The author discusses the wide range of women’s positions (slavery, peasant, chief) in Africa’s diverse societies throughout the continent, noting that African women’s lives differed from those of Western women. Organized by sections: “Nineteenth Century,” “Colonization to Independence,” and “Modern Life,” selected topics include prostitution, politics, and sexuality. Originally published in French as Les africaines: Histoire des femmes d’Afrique noire du XIX au XX siècle (Paris: Éditions Desjonquères, 1994), then reissued as Les africaines: Histoire des femmes d’Afrique subsaharienne du XIXe au XXe siècle (Paris: La Découverte, 2012).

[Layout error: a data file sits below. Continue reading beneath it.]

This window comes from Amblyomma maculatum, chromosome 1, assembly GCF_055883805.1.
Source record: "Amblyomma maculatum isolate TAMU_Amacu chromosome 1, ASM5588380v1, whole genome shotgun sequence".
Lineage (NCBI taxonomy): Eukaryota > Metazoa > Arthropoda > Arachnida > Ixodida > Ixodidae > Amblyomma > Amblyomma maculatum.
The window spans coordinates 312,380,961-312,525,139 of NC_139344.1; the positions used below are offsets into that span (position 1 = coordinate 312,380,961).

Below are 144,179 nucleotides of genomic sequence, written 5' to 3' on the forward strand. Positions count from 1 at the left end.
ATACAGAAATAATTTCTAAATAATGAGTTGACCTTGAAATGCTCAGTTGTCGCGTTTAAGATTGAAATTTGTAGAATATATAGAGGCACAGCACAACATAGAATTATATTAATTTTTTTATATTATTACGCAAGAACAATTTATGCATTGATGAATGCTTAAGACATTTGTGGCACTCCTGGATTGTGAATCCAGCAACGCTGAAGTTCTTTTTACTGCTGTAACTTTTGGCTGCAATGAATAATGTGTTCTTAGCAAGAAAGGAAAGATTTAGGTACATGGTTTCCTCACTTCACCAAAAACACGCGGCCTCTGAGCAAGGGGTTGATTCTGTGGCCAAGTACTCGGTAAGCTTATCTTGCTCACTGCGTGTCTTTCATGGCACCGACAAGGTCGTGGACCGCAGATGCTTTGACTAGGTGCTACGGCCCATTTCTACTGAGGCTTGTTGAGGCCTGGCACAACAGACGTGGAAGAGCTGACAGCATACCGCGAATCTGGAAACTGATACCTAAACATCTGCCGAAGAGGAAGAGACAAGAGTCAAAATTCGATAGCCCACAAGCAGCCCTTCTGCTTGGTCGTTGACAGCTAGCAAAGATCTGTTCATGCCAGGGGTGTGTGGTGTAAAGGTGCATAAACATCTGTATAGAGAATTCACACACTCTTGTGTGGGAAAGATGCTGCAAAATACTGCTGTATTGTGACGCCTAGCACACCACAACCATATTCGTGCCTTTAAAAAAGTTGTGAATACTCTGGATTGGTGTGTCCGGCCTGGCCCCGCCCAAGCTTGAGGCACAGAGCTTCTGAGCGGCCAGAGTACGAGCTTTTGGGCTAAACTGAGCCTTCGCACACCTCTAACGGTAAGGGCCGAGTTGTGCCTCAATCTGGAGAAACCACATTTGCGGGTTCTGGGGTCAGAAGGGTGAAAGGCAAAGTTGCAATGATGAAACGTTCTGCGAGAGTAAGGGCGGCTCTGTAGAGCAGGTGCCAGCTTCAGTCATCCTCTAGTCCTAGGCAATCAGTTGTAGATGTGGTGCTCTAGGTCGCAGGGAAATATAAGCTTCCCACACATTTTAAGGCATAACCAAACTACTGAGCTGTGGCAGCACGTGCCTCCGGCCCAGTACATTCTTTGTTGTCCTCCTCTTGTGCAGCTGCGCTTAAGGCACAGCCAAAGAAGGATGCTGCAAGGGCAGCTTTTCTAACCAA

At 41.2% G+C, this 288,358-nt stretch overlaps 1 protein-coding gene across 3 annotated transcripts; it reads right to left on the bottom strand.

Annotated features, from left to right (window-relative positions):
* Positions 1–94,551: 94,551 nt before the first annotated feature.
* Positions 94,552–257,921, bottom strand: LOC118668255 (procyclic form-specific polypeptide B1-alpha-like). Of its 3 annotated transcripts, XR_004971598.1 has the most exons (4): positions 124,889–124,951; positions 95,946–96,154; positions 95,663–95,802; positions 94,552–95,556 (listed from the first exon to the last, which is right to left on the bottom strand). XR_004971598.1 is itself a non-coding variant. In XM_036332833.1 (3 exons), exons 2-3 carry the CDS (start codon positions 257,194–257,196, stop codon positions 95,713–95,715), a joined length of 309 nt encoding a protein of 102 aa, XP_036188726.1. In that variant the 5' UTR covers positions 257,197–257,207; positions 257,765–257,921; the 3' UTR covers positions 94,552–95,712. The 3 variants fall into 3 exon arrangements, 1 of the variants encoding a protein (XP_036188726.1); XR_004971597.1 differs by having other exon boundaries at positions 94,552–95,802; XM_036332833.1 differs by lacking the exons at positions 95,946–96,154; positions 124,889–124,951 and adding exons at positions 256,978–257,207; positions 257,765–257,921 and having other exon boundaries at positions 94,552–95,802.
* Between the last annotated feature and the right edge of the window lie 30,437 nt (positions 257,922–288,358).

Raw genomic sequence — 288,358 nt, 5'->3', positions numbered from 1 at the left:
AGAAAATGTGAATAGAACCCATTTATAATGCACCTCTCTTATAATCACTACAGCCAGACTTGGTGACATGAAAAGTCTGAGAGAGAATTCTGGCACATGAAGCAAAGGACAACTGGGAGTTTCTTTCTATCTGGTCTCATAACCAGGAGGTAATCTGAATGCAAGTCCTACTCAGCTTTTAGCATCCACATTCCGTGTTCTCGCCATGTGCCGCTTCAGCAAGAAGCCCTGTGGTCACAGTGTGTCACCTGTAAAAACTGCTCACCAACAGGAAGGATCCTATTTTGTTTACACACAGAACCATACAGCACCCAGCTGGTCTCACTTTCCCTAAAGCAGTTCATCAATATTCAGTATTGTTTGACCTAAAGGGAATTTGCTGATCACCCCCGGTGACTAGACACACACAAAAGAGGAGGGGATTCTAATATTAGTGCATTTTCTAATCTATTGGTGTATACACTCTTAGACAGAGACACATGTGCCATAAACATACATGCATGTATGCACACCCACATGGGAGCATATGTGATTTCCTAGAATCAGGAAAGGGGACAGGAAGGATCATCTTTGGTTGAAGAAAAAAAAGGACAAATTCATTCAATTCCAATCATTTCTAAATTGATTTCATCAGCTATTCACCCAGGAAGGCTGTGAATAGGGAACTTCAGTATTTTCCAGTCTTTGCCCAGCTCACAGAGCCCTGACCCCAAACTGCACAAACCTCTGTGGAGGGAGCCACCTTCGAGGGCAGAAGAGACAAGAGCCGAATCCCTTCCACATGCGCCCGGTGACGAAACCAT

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In light of the heated debates on globalization and multiculturalism in recent years, new, heterogeneous inter- and cross-cultural approaches to fluid, migrant, hybrid, transcultural worlds have emerged. In this respect, the question of Otherness is vital to the quests that arise as a result of their emergence: How do we approach these new intersubjective and dialogical perspectives of identity-seeking, self-definition, indeed, community cohesion in such a milieu? In a world increasingly global yet local, uniform yet diversified, how do these perspectives complicate relations to and understandings of others and Otherness? How is the relationship between dominant and peripheral cultures, self and other, reflexively re-negotiated? In the following articles we will consider a surprisingly vast array of topics: most recurrent being embodiment, representation, participation, différance, act and reflection, and also methods of approach: ranging from theoretical analysis to essay-manifesto and performance-as-research methodology. This open and loosely waved narrative, offering philosophical, socio-cultural and artistic insights, also induces a series of quests related to Performing Arts being challenged with regards to its genre, role, socio-cultural-political involvement and responsivity/responsibility.